Jun 30: At a tense meeting, BRDC members vote to try and dissolve the proposed Silverstone Motor Group deal.
Jul 1: Ted Smart, a leading light in the BRSCC, succumbs to injuries received in a car accident on the perimeter road at Donington Park.
Jul 3: Vittorio Zoboli does £46,000’s worth of damage to his F3000 Reynard at Monza when he somersaults at Lesmo. Although only shaken, he is advised to miss the next race, at Enna.
Jul 4: Christian Fittipaldi cracks his fifth lumbar vertebra when he crashes during qualifying for the French GP. The Brazilian is expected to be out of action for six weeks; Alessandro Zanardi is eventually selected from a list of several possible replacements. Franck Lagorce wins the F3 support race.
Jul 4: Richard Petty leads the Firecracker 400 in his final NASCAR appearance at Daytona. After his early burst, Petty fades and Ernie Irvan takes the spoils.
Jul 5: Despite fears that militant French lorry drivers’ efforts to blockade key roads would prevent its taking place, the French GP goes ahead. Nigel Mansell takes his 27th GP win on a wet/dry track. During the weekend, rumours that Alain Prost is set to join Williams gain strength; Riccardo Patrese is seen talking to Benetton’s Flavio Briatore… In the GM Euroseries curtain-raiser, Martijn Koene wins but is only awarded half points. Several teams fail to arrive because of the truckies’ protest.
Jul 5: Italian F3 honours go to Marcello Ventre at Mugello; Rickard Rydell wins the Japanese F3 counter at T1. Series leader Anthony Reid is second.
Jul 5: Bobby Rahal stretches his CART points lead with victory in New Hampshire. First place in the Indy Lights support race puts Adrian Fernandez ahead in that series.
Jul 5: The RAC announces radical new plans for the British Rally Championship, which will comprise five events, all of which will be confirmed at a later date. A category for homologated two-wheel drive cars will run alongside the existing Group A formula. This new ‘Formula 2’ initiative is expected to become the major class from 1993 or 1994.
Jul 5: Phil White wins his second World Hot Rod Championship at Ipswich. Up the road in Norfolk, the BMW M3 of Mike Jordan, Steve Griffin and Graham Coomes proves fittest in Snetterton’s Willhire 24 Hours.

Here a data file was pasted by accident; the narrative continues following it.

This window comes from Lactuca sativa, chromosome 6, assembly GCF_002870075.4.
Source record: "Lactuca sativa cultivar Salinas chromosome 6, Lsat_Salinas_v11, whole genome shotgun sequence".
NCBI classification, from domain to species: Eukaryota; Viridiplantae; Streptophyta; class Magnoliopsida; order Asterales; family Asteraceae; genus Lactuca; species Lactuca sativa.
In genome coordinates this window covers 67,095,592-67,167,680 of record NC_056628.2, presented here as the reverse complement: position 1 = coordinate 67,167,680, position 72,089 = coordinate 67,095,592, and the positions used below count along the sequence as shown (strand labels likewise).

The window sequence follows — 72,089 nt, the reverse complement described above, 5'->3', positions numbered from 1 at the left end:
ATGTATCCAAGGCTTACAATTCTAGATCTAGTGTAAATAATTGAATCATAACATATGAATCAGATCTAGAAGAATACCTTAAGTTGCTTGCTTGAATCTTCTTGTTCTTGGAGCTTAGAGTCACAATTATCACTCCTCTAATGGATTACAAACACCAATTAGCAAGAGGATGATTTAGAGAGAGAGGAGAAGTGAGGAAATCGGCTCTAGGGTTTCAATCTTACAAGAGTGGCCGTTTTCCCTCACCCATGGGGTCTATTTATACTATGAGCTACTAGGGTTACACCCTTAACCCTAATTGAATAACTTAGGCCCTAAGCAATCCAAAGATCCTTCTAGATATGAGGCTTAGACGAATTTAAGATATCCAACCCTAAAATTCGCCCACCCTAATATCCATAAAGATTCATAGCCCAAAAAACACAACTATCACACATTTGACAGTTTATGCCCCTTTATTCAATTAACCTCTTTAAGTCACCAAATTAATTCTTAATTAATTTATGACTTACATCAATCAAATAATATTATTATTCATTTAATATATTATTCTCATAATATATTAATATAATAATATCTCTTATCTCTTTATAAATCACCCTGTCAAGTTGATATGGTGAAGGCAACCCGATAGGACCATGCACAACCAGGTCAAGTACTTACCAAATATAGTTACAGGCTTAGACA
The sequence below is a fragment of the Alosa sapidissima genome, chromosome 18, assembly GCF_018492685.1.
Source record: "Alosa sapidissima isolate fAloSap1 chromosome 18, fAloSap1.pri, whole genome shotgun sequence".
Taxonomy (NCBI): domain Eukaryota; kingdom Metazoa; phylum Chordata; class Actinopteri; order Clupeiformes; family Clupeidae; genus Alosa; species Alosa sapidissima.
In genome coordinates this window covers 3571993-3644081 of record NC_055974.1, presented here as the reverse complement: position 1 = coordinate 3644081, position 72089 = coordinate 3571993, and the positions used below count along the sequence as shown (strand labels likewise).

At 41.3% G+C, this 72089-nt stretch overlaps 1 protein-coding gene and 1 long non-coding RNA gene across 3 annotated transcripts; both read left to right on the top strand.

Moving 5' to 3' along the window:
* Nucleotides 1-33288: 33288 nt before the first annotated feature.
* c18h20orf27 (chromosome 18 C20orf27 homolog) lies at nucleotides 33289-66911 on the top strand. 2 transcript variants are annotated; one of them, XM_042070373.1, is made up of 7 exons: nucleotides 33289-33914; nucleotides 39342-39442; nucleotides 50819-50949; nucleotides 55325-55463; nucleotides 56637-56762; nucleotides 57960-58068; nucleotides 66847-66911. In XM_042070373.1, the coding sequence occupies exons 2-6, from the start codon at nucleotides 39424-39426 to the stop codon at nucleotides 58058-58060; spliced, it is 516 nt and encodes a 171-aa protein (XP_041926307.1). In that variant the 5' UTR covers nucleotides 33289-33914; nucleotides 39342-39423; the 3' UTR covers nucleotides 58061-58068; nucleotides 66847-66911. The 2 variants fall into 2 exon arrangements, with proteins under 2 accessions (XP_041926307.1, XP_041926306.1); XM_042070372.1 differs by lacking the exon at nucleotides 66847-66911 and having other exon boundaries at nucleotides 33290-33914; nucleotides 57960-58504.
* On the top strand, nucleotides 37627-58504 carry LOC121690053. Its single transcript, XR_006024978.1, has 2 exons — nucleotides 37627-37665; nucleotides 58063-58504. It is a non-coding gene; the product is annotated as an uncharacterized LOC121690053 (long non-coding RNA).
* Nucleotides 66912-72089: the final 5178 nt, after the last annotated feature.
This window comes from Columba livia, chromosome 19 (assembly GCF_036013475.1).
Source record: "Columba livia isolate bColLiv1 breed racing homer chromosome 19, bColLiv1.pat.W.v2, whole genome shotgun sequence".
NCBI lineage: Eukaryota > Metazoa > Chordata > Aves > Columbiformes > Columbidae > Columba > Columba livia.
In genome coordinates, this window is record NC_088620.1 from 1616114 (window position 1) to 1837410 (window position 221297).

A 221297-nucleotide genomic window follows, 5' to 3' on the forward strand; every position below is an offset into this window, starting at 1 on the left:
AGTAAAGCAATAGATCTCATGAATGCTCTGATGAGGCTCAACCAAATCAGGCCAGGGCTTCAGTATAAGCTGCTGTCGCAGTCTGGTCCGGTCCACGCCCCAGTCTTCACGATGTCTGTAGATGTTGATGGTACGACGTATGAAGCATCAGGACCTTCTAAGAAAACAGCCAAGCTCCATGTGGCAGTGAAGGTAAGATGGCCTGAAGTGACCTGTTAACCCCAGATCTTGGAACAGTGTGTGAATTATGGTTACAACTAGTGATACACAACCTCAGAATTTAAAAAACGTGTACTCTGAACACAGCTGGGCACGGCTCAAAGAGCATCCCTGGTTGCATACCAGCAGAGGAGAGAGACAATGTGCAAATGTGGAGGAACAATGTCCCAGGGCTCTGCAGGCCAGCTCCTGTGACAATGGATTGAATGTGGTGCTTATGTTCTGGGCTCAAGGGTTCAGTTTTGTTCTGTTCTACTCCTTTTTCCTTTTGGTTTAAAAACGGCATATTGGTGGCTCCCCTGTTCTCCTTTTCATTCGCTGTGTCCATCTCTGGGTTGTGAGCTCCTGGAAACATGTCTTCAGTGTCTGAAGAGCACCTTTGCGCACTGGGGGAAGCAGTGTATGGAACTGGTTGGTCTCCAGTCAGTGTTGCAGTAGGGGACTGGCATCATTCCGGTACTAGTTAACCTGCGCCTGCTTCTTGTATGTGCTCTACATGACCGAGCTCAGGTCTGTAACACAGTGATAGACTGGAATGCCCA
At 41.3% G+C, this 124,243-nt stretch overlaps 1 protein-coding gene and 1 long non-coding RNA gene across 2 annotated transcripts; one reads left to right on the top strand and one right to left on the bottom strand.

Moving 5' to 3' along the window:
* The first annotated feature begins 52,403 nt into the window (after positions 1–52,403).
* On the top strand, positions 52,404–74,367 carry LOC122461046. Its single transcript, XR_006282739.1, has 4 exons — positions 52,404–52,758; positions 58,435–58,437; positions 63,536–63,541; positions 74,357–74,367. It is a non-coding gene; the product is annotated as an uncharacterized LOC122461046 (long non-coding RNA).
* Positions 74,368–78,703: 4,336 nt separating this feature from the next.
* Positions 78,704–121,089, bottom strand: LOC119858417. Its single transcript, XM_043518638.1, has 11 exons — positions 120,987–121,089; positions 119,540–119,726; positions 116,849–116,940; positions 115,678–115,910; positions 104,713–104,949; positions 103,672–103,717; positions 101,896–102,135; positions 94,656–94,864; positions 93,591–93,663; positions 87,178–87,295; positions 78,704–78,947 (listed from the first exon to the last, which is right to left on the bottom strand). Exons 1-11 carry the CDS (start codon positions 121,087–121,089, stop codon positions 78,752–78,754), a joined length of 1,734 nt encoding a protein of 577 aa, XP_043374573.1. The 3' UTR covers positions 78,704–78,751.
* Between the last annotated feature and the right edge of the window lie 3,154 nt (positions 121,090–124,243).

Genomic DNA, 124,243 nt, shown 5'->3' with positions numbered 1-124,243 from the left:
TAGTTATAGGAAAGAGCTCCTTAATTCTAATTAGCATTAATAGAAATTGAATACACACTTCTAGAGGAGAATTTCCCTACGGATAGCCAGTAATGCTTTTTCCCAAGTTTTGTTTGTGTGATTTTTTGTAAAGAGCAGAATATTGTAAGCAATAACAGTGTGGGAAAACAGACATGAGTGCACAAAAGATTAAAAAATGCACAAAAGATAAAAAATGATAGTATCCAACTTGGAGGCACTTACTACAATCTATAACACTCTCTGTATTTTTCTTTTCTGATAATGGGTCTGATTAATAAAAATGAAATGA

Jul 6: Castrol is announced as a major backer of Team Lotus.
Jul 6: Silverstone issues a statement asking spectators to refrain from invading the track at the end of the forthcoming British GP…
Jul 6: F1 refugee Alex Caffi’s plans to undertake an SWC test with Mazda are rained off. The Italian hopes to race with the team at Donington later in the month.
Jul 8: The ACO draws up fresh regulations for the 1993 Le Mans 24 Hours. Their open format is designed to attract an entry of around 80 cars.
Jul 13: Rally star Colin McRae signs to race a Prodrive BMW in the BTCC round at Knockhill.
Jul 10: The nascent Sauber F1 team confirms that it will employ Karl Wendlinger in 1993, but that it will not be taking up its option on Michael Schumacher… yet.
Jul 10: Leading F3000 team Pacific Racing confirms that a wind-tunnel model of its proposed F1 car already exists.
Jul 11: Rain washes out second qualifying at Silverstone, guaranteeing Damon Hill – 26th fastest on Friday – his first GP start. Warren Hughes wins the F3 race, after a mighty drive from ninth on the grid. Kelvin Burt makes it a British 1-2.
Jul 11: In a bid to change the shape of British motor racing, TOCA announces that it is to organise professionally packaged race programmes from 1993. The BTCC will head high quality support races wherever it goes, with support from Vauxhall, Ford and Renault, all of whose manufacturer-backed series will feature strongly.
Jul 12: Nigel Mansell takes his 28th GP victory, predictably dominating his home race from pole position as Williams notches up another 1-2. (That gives him one win per 6.21 GP starts, overhauling Tony Brooks’ statistical achievement.) Martin Brundle completes a good day for the UK by taking his second consecutive third place. The crowd then spoils it all by invading the track to welcome Mansell… while the rest are still travelling at racing speed. Mansell hits one spectator, but nobody is hurt. FISA promises an investigation. Gareth Rees wins the GM Euroseries curtain-raiser; Jeff Allam takes a long overdue BTCC win in the final race of the weekend.
Jul 12: Luca Badoer wins the fourth round of the European F3000 Championship, at Enna. The circuit administration is shambolic; series leader Rubens Barrichello is lucky to escape injury when he spins off and hits a truck that is parked in front of the guardrail. After the race, three points cover five drivers in the closely-contested series. (Full championship update next month.)
Jul 12: Johnny Cecotto takes German touring car honours at Brno; Pedro Lamy does likewise in F3.
Jul 13: FISA confirms cancellation of the scheduled Mexico City SWC event.
Jul 15: It is announced that a film is to be made in celebration of the lives of Mike Hawthorn and Peter Collins. The all-British production will be called, not surprisingly, Mon Ami Mate. The director will be Tony Maylam, who was responsible for the BBC’s acclaimed Donald Campbell documentary Across the Lake.
Continental Notes, September 1968